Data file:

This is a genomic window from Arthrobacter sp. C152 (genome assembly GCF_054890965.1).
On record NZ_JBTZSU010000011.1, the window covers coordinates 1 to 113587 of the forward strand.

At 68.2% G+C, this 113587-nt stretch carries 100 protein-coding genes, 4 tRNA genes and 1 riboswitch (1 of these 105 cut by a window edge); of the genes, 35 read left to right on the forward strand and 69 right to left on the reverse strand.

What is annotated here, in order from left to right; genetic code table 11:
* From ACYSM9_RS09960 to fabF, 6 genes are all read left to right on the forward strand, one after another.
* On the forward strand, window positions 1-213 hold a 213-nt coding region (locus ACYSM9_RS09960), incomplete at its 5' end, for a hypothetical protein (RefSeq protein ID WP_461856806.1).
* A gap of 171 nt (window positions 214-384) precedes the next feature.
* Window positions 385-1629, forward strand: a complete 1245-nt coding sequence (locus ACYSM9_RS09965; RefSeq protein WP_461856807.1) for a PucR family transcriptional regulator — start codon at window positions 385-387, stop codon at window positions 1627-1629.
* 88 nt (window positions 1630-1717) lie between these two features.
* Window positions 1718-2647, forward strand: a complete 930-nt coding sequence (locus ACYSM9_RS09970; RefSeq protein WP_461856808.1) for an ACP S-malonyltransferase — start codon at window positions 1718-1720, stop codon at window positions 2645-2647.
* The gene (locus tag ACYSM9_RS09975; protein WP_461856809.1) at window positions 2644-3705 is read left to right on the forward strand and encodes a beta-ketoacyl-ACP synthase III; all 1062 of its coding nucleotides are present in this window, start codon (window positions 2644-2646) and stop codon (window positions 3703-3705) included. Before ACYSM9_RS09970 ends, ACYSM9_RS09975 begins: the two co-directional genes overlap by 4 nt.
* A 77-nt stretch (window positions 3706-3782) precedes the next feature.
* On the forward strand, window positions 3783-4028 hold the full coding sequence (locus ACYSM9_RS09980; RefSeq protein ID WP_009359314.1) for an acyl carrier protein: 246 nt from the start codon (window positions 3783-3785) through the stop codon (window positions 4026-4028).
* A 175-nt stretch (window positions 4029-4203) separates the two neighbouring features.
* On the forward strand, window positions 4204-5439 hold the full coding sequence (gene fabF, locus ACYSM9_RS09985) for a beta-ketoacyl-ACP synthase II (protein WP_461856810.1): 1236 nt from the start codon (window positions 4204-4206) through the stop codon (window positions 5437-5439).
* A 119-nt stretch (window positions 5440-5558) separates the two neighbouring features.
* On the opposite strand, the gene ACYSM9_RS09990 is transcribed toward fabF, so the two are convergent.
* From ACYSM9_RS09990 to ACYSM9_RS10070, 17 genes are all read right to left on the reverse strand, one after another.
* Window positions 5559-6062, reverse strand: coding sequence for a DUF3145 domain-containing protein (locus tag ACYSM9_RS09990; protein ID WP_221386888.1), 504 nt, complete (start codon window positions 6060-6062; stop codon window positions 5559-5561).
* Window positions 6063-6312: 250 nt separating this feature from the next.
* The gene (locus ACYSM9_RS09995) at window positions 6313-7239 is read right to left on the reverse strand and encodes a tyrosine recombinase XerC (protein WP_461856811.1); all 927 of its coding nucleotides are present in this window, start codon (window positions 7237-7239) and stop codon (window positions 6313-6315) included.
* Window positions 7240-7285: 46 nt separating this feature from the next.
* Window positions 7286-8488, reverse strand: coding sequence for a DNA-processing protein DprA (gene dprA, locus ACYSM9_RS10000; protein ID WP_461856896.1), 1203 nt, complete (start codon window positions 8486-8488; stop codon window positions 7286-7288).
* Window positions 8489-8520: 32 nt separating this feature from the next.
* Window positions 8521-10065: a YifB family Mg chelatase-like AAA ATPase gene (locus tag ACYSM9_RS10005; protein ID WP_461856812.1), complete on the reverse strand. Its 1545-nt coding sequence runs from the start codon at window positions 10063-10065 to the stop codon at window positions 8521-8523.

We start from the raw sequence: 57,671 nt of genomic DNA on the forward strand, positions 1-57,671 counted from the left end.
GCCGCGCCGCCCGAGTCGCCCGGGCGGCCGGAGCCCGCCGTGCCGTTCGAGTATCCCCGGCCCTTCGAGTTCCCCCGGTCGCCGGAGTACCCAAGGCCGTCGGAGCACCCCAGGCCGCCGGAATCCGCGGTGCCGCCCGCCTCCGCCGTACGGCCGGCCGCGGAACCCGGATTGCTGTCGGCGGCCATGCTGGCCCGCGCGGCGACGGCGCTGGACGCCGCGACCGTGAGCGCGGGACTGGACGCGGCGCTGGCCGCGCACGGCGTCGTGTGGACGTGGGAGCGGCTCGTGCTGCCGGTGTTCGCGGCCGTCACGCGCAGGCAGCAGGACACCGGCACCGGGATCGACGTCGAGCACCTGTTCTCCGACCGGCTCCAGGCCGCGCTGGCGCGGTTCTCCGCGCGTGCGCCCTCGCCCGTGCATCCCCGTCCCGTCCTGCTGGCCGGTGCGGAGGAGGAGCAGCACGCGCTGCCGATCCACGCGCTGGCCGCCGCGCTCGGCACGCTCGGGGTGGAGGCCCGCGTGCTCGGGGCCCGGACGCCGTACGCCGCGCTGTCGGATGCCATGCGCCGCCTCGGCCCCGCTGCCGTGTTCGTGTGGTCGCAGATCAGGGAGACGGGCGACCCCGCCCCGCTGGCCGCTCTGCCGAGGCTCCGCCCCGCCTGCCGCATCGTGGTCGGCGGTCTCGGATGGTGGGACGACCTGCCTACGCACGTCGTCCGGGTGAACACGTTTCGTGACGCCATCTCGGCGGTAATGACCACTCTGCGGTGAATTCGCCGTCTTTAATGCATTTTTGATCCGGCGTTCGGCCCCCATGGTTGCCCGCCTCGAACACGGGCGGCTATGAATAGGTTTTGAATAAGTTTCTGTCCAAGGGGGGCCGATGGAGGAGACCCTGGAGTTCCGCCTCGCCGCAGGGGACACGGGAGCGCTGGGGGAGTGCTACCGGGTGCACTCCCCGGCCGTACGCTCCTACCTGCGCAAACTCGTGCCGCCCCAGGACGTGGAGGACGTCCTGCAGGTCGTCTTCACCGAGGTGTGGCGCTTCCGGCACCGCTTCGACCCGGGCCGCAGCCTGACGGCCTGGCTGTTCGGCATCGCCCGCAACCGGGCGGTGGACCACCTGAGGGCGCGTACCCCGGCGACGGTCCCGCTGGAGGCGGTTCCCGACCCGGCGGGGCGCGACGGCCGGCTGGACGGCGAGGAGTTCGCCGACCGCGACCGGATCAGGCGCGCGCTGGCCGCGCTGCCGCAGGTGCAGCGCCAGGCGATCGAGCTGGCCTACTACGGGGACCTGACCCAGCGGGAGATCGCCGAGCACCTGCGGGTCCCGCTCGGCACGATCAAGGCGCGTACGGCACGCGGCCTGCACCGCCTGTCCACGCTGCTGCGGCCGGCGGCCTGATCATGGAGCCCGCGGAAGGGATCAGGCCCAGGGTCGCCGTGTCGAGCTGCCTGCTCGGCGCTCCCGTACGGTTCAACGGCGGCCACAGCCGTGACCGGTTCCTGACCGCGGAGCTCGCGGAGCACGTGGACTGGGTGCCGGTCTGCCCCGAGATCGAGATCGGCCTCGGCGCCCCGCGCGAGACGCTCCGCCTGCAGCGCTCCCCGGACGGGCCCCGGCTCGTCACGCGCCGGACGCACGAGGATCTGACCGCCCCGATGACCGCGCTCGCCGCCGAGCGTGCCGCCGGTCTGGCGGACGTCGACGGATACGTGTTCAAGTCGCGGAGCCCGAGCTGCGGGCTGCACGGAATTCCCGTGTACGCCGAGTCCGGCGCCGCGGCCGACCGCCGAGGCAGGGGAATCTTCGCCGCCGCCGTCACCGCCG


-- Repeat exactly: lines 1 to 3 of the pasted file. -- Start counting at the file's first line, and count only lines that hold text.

This is a genomic window from Arthrobacter sp. C152 (genome assembly GCF_054890965.1).
On record NZ_JBTZSU010000011.1, the window covers coordinates 1 to 113587 of the forward strand.

At 68.2% G+C, this 113587-nt stretch carries 100 protein-coding genes, 4 tRNA genes and 1 riboswitch (1 of these 105 cut by a window edge); of the genes, 35 read left to right on the forward strand and 69 right to left on the reverse strand.